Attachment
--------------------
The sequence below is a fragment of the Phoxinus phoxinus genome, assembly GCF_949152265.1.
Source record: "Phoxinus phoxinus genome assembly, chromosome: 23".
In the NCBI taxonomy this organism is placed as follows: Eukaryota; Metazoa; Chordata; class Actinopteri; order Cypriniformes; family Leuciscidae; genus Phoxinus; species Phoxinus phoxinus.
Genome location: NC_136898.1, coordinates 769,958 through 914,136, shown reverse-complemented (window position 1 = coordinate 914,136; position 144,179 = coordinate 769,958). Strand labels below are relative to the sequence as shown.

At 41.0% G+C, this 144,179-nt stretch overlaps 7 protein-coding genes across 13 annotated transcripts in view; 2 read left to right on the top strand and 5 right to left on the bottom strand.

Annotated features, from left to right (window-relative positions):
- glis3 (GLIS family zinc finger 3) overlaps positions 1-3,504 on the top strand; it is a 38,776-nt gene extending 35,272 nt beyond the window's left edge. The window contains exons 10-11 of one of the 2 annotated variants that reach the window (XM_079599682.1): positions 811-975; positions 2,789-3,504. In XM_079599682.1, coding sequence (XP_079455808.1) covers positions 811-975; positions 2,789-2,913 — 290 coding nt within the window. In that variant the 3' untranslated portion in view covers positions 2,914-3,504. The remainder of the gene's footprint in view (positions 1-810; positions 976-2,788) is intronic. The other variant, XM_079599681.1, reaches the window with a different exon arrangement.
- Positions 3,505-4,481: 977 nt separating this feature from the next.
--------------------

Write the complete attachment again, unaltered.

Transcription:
The sequence below is a fragment of the Phoxinus phoxinus genome, assembly GCF_949152265.1.
Source record: "Phoxinus phoxinus genome assembly, chromosome: 23".
In the NCBI taxonomy this organism is placed as follows: Eukaryota; Metazoa; Chordata; class Actinopteri; order Cypriniformes; family Leuciscidae; genus Phoxinus; species Phoxinus phoxinus.
Genome location: NC_136898.1, coordinates 769,958 through 914,136, shown reverse-complemented (window position 1 = coordinate 914,136; position 144,179 = coordinate 769,958). Strand labels below are relative to the sequence as shown.

At 41.0% G+C, this 144,179-nt stretch overlaps 7 protein-coding genes across 13 annotated transcripts in view; 2 read left to right on the top strand and 5 right to left on the bottom strand.

Annotated features, from left to right (window-relative positions):
- glis3 (GLIS family zinc finger 3) overlaps positions 1-3,504 on the top strand; it is a 38,776-nt gene extending 35,272 nt beyond the window's left edge. The window contains exons 10-11 of one of the 2 annotated variants that reach the window (XM_079599682.1): positions 811-975; positions 2,789-3,504. In XM_079599682.1, coding sequence (XP_079455808.1) covers positions 811-975; positions 2,789-2,913 — 290 coding nt within the window. In that variant the 3' untranslated portion in view covers positions 2,914-3,504. The remainder of the gene's footprint in view (positions 1-810; positions 976-2,788) is intronic. The other variant, XM_079599681.1, reaches the window with a different exon arrangement.
- Positions 3,505-4,481: 977 nt separating this feature from the next.